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Going backwards

In Tony Blair's distaste for traditional comprehensives he has gone all the way back to the thinking of 1947, says Peter Newsam

In its education policies, New Labour believes itself to be moving forwards. Opposition to those policies is seen as backward- looking. A contrary view is that, far from reforming anything, it is New Labour that often has been back-pedalling into the past. Secondary education provides two examples of what is at issue here. Until recently, locally-elected people have been responsible for providing and maintaining the effectiveness of the secondary schools in their area.

Nearly all local authorities have exercised those responsibilities well, but now, under New Labour, that responsibility has been effectively removed. Local authorities are now to be commissioners of educational services. But when major functions are removed from any organisation, the people competent to exercise them go too. That is already happening, so the expectation that local government will continue to be able to commission education services efficiently seems misguided. Expert knowledge will be lacking.

Meanwhile, into the vacuum caused by the removal of local democratic involvement in secondary education have moved the likes of Lord Adonis, Sir Cyril Taylor, the Learning and Skills Council, the chief inspector, some wealthy sponsors and various others. The defining characteristic of these individuals or agencies, however worthy in themselves, is that none has been elected by the public.

Can the removal of local democratic involvement in secondary education be regarded as progress? Historically, it looks more like a reversion to the confused mixture of local agencies; with conflicting aims and responsibilities, to which the Balfour Act of 1902, despite formidable opposition, managed to bring a now vanishing degree of coherence.

A second reversion to past thinking concerns New Labour's values in dealing with diversity. It is common ground that secondary-aged pupils differ widely in all manner of ways; but there are two fundamentally opposed views on the appropriate response to these differences. The first is that it is on these differences between individual pupils that educational emphasis should be placed. This was the view taken by Ellen Wilkinson, Labour's minister of education, in 1947: "as no two children are alike, schools must be different too". Hence the tripartite system of grammar schools for the bright, technical schools for the not so bright and secondary modern schools for the rest. This has remained the Conservative party's preferred system in some local authorities, consistent with the Thatcher "there is no such thing as society, only individuals and their families" approach.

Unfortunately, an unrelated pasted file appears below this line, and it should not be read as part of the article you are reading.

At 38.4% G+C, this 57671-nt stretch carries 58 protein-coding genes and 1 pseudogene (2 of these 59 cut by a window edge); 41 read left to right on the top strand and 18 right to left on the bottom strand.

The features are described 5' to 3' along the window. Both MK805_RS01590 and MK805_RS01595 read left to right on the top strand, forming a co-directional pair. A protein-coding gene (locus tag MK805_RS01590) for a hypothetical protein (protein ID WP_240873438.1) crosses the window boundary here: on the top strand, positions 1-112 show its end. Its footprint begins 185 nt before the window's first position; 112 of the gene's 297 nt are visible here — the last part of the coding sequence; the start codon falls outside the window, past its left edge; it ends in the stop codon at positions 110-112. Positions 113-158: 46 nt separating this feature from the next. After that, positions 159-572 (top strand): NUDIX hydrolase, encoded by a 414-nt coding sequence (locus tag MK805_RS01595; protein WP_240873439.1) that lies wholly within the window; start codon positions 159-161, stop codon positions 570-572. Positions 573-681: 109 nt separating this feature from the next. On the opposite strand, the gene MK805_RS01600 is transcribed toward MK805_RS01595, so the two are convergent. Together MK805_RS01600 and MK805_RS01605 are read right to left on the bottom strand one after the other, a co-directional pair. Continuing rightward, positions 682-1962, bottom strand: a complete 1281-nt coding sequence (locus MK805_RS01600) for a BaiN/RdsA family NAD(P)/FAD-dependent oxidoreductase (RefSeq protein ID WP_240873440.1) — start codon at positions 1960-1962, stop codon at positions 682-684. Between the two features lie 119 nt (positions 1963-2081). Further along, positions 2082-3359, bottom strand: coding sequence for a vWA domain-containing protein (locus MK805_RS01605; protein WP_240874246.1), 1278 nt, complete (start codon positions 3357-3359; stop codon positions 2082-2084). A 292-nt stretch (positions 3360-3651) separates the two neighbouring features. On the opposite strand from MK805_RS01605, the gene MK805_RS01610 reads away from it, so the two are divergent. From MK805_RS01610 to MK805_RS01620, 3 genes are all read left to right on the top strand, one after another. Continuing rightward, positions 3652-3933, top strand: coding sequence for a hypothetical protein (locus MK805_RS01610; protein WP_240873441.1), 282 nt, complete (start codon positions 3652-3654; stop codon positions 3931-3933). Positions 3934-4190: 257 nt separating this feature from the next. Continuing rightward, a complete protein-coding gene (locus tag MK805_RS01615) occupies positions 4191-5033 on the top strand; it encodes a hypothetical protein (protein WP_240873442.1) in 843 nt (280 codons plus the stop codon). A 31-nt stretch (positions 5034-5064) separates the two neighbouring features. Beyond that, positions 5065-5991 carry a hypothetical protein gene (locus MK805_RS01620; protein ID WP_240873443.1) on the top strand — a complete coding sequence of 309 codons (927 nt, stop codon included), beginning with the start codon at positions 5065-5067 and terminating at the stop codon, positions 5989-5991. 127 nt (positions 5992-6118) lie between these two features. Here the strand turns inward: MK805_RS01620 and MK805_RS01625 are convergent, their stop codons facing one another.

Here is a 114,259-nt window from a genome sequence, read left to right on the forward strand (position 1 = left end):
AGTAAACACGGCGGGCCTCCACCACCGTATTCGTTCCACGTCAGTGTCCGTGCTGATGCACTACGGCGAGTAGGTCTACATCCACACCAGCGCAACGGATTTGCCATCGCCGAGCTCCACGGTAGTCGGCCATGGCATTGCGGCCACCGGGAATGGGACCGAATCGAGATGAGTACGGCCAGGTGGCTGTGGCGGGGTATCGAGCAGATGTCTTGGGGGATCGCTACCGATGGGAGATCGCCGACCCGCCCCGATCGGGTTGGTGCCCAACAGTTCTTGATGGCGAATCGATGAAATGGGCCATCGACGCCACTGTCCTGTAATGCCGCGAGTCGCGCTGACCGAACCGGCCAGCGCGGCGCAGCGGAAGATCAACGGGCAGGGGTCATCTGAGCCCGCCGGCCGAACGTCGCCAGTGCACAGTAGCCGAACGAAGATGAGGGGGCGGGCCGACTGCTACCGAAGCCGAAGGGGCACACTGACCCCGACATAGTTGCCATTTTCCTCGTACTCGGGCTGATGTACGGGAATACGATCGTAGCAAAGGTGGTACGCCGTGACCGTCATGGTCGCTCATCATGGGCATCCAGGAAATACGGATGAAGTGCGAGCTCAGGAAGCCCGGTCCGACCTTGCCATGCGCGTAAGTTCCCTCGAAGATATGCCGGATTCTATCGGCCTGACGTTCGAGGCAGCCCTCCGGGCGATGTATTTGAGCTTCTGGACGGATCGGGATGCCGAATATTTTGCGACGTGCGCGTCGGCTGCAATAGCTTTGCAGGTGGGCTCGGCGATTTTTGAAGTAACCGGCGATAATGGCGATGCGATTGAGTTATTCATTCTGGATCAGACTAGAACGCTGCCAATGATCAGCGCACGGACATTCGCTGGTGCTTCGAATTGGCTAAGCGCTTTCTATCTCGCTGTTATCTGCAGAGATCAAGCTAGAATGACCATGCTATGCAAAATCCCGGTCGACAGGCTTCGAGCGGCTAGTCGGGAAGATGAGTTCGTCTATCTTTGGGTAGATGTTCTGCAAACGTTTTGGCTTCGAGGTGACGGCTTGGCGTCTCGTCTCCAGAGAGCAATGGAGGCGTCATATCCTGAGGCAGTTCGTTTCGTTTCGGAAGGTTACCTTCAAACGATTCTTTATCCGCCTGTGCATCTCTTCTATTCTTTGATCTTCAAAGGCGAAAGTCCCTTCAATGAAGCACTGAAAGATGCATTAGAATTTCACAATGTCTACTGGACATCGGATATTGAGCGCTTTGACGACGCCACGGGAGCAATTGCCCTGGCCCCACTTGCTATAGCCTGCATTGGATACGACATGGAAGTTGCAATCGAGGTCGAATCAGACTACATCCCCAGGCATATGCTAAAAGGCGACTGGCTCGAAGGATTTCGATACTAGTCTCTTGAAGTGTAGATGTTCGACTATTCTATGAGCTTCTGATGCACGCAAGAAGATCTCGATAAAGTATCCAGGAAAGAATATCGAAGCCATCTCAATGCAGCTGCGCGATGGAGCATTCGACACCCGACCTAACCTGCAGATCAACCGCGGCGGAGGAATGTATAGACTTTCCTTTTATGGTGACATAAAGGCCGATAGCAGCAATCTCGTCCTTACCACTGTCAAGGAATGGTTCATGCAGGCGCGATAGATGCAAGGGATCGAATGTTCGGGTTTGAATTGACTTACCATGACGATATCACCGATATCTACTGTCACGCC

An opposing view, equally recognising the facts of difference, places its emphasis on what secondary pupils have in common. On this view, secondary schools are seen as places where children, as well as being taught things with marks attached to them, learn to live and work together and are introduced to "the simple truths that bind us together" as Trevor Phillips, head of the Commission for Racial Equality, put it recently. The circular on comprehensive education issued by Labour education secretary Anthony Crosland in 1965 incorporated this approach. Over the years, most local education authorities, Conservative, Labour and others alike, developed school systems that recognised that, as others had argued from the outset, diversity, of ability or anything else, was better dealt with within schools than between them. This became official Labour party policy.

So where does New Labour now stand in relation to these fundamentally opposed views on how to give institutional expression to difference? In the opinion of Lord Adonis, schools based on the Crosland principle have been, he declared in 1997, a mistake. The Prime Minister's own distaste for secondary schools which deal with diversity of all kinds within themselves, comprehensive schools, is regularly made apparent. Hence the present proliferation of different types of school, organised on different lines, differentially funded and sponsored, with many now specialising in different elements of a rapidly disintegrating national curriculum.

Evidently, New Labour's leadership does not believe that diversity of all kinds should and can successfully be contained within a single secondary school. Accordingly, tugging its forelock to Lady Thatcher on the way, it has retreated all the way back to the thinking of 1947. This is hardly progress.

Fortunately, if Ofsted reports are any guide, there remain hundreds of schools which are successful and fully comprehensive, in the sense of containing within themselves pupils of all abilities and family circumstances. Such schools continue to represent one of this country's most notable achievements in secondary education over the past 60 years. It is sad that New Labour has not recognised the success of these comprehensive schools, particularly as it has itself developed nothing of equal value since 1997 and seems most unlikely to do so now.

Sir Peter Newsam was chief schools adjudicator between 1999 and 2002

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